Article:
Why We Need More & Not Less Government Intervention In Banking System?
If the moral position is abandoned and the alternate view of the government as the first entrepreneur is accepted, more rather than less government intervention will be welcome during banking crises in the present and future.
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The banking system with government and private players is the key driver of the Indian economy. Through the key function of lending, the banks unleash the hidden economy. When the government banks do not detect innovative business models or lack adequate capital to lend, private banks step in and using informal networks play a key role in financing the economy. Old Generation private banks such as Catholic Syrian Bank, Karur Vysya Bank, and Karnataka Bank are few examples of private banks that satisfied the needs of a closely-knit community through informal networks. The new generation private banks such as ICICI, Axis and HDFC Bank on their part have played a key role in increasing banking penetration by their massive investments in technology and customer service. However, this portrayal of the private banks belies the fact that several private banks in the recent past have faced issues of closure, loss of customer support besides regulatory pressure.
The banking system in the country is not a paragon of excellence overall. Recent bank failures have been portrayed as due to entrepreneurial overdrive, poor credit controls, and outright fraud. The financial intelligence agencies are able to put together the information and prosecuting the wrongdoers.
The economist, Maria Mazzucato, portrays an enlightened government as the first entrepreneur in any risky venture. True to this observation, the recent coronavirus scare is being dealt with first by the various government bodies; the security personnel in the airport, the government doctors, nurses, and hospitals. The testing and screening are being done in government labs. All this is done, partly as part of the democratic contract and also by the sheer resources a state alone can command. At best a private hospital could provide care for a small airport, but a high risk spread such as the coronavirus is dealt best by the biggest entrepreneur, the Government. The gains may be marginal. At best, India could be a co-producer of coronavirus vaccines and at worst, could provide samples to support the WHO in its research. As customers in New York emptied the shelves of hand sanitizers, the state government there is producing its own sanitizers, another example of government as the first entrepreneur during the time of crisis. To defeat the COVID- 19, a small US federal government agency, BARDA (Biomedical Advanced Research and Development Authority) is rapidly disbursing venture capital to potential vaccine manufacturers.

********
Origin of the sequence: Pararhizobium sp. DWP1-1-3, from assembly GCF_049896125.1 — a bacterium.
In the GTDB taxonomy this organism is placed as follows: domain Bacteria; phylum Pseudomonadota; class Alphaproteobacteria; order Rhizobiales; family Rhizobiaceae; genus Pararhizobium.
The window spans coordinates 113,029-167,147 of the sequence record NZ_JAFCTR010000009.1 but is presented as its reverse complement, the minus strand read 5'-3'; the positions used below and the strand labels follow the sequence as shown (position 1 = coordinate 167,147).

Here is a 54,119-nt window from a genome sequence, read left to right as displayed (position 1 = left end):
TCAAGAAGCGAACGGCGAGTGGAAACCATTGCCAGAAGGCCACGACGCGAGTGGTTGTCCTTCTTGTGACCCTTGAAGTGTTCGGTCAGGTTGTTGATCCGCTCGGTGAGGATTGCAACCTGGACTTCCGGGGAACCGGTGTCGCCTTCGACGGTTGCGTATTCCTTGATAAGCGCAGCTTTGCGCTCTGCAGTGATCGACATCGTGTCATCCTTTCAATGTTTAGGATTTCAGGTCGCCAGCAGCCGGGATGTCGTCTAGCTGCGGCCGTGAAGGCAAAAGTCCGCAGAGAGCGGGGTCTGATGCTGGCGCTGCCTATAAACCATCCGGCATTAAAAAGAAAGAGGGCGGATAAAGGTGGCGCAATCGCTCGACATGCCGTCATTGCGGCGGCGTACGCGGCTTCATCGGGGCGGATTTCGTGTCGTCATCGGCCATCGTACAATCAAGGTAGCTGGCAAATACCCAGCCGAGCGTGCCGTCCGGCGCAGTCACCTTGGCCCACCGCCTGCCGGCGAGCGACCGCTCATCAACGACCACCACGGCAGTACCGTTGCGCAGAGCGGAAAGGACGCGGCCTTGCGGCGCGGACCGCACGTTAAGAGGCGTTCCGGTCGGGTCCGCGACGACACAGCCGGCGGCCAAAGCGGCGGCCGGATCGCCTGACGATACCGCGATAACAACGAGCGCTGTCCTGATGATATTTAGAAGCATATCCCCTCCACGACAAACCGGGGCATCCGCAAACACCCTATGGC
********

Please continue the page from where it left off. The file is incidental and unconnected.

We see a similar role of the government as the first entrepreneur in the arena of finance too. It is to government bonds that banks run to when fleeing from risk. Government lending and deposits are a much sought after business for banks. These government deposits lend a much-needed ballast for banks. The role the government has played in the banking system is today not visible in the size and composition of the balance sheet of the public sector banks. Leading Fintech, IT, and manufacturing companies prefer loan deals with private players and ignore the public sector banks. The government, on the other hand, is content to allow its authorized officials (Enforcement Directorate, Reserve Bank of India to deal with the erring officials and then step in with players in the public sector to rescue the private players, only to save the economy from Domino (contagion effect) The State Bank is involved in the rescue of the YES Bank with the clear mandate of the RBI and the government. The Indian customer clearly sees the hand of the government in rescuing the YES bank.
The government must awaken its hidden potential and put it to excellent use. The arm’s length transactions are not needed. They are contrived and do not solve the entire problem.
Among the many similarities noticed in the pandemic covid19 and the “virus” in the banking sector, the most visible is that both have destroyed value in the stock and money markets. The government has put in full use the state machinery in containing the former. Governments are united all over the world to fight this deadly virus. Countries have put aside their differences and political parties, their ideological differences for this cause. There is no blame game and witch-hunting. The solution to the problem has taken precedence overall.
We see a similar role for the government in containing the virus in the banking sector, their full involvement and not just proxy involvement through the PSU bank. For such a proactive system, the government must create an apolitical watchdog to monitor the banks. The moral issue which blocks governments from action is of the ever-present criticism dished out “it's not the government's business to be in business”. This moral position is bandied during the good times and during the terrible times, the same commentators pillory the RBI, the Government and its ministries for lack of action. In our view, if this moral position is abandoned and the alternate view of the government as the first entrepreneur is accepted, more rather than less government intervention will be welcome during banking crises in the present and future.
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